From the other ship came three lines, two forward and one amidships. No sooner did the grapnels land on the deck than the lines were pulled tight, the hooks catching on Pa’adhe’s railing. Scarle and Cook each darted forward and chopped two loose while one of Tharad’s men cut the third. But even as those lines were cut, four more were sailing through the air. Two men had dropped on the other ship as they sought to throw their lines, one dropped by an arrow from me, the other dropped by Wynup. More lines were thrown and though we tried, we were unable to cut them all free. Men dropped on the other ship as they hauled us tight. I felt a sting in my side and wondered how many of us were hit as well.

Tossing my bow aside, I drew my long knives and attacked the nearest grappling line. I had just cut it free when I saw one of Wynup’s arrows hit the lower back of the steersman, causing him to drop free from his steering oar. Before anything could happen, a nearby sailor leapt to the oar and managed to keep the pirate ship under control.

I deflected an axe strike with one knife and rammed the other into my attacker’s guts. Even as I ripped the knife in his belly out to the side I saw another white arrow streak by my head. Risking a quick glance, I grinned wickedly. Wynup was doing his best to foul up the enemy ship…his latest had pinned one arm of the new steersman solidly to the steering oar. Before I could look away, that same steersman seemed to sprout a white stick from his leg. My inattention almost got me killed, a flash of steel under my arm and into the man in front of me reminding me to pay attention. Muttering thanks, I finished dispatching the man before me.

Slashing the grappling line in front of me, I glanced along Pa’adhe’s rail. Amazingly, there was only one line holding the two ships together. Dispatching yet another enemy sailor back to his own ship with a thrust through his arm, I took a quick look just in time to see another of Wynup’s arrows sprout from the steersman’s other leg, crumpling him by the steering oar in agony. At that moment another arrow struck home into his back, exiting through his chest and pinning him to the steering oar. As the steersman collapsed backwards from the deadly shot, he pulled the steering oar causing, the pirate ship to turn abruptly away from Pa’adhe. Anxiously looking along Pa’adhe’s rail, I saw Tharad slash the final grappling line just in time.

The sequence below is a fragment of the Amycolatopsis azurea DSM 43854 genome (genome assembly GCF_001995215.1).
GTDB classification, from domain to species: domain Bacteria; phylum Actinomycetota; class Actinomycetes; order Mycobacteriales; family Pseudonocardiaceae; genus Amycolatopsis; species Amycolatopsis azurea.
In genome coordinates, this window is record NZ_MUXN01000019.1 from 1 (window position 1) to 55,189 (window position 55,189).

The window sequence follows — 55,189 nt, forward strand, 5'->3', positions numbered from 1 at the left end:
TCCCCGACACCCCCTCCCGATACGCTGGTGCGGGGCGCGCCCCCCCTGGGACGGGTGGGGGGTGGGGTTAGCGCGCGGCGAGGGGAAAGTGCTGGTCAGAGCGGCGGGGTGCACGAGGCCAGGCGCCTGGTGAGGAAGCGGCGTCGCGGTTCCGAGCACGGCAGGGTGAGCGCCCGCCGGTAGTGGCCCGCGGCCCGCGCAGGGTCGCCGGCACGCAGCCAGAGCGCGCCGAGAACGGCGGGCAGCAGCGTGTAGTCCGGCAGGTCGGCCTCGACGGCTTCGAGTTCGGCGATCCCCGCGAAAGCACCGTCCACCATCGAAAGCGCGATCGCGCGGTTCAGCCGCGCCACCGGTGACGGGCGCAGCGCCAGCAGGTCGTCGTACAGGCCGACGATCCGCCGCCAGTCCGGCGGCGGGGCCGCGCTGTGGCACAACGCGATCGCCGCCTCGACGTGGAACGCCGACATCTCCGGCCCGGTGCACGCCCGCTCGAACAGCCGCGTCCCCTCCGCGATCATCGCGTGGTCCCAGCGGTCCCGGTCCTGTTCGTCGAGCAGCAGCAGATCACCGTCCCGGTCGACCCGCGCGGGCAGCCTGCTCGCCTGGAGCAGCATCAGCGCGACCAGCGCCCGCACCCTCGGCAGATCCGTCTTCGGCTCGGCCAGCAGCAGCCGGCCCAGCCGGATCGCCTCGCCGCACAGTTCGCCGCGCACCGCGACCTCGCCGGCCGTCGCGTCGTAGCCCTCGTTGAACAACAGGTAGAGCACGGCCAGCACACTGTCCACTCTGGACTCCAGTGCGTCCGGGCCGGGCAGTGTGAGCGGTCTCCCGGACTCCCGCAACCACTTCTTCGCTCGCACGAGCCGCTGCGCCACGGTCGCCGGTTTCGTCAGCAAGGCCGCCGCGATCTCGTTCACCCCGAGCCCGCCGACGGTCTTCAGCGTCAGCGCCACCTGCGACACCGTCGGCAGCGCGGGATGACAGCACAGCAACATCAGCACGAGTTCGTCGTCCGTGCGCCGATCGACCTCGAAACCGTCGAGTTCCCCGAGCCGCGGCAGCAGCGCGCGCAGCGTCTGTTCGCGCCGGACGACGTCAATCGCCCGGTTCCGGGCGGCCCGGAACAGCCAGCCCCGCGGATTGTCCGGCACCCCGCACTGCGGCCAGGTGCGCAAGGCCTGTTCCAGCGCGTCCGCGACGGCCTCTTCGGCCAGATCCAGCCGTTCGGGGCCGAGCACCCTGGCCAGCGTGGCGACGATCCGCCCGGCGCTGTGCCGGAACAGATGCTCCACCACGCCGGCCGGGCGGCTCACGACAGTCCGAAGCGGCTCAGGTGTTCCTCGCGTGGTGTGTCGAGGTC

I roared to Xinu to turn us away and felt Pa’adhe heel sharply as she leapt forward, freed from the other ship. At that same time, that turn brought the other ship out of our wind shadow and the full force of the strong breeze immediately filled their sail, the boom of the suddenly taut sail clearly heard over the quieting battle noise. I grabbed my bow and began shooting anyone trying to man the enemy sail lines or steering oar, yelling for the rest of the crew to do likewise.

As we pulled further and further apart, we continued denying them control of either their steering oar or the sails. Between the inability of the other crew to handle their sail properly, the inability to regain control of their steering oar in time, and the wind filling their sail the wrong way, their ship was forced over so far the lee rail finally went underwater.

I stopped shooting and just watched, mesmerized by the slow rolling of the other ship. Almost gently, it laid the sail down on the water, the rent in the sail allowing water to flow over the sail, submerging it. As I watched the pirates climb up on the side of the hull above water, I saw the enemy captain. Quickly I raised my bow and loosed an arrow. Even as I saw my arrow splash into the water just short of the other ship I heard a quiet whistle and saw Wynup’s arrow hurtling away, as if it had sprouted from beside my head. It struck home right in the middle of the pirate captain’s chest, knocking him backwards into the water.

“Both targets taken care of, Captain.”

At Wynup’s quiet voice right behind me, I turned to look at him. The short man was standing when no normal man should be. He had two arrows stuck in him, one in his left side and one in his right thigh. A broken shaft protruded from his other thigh.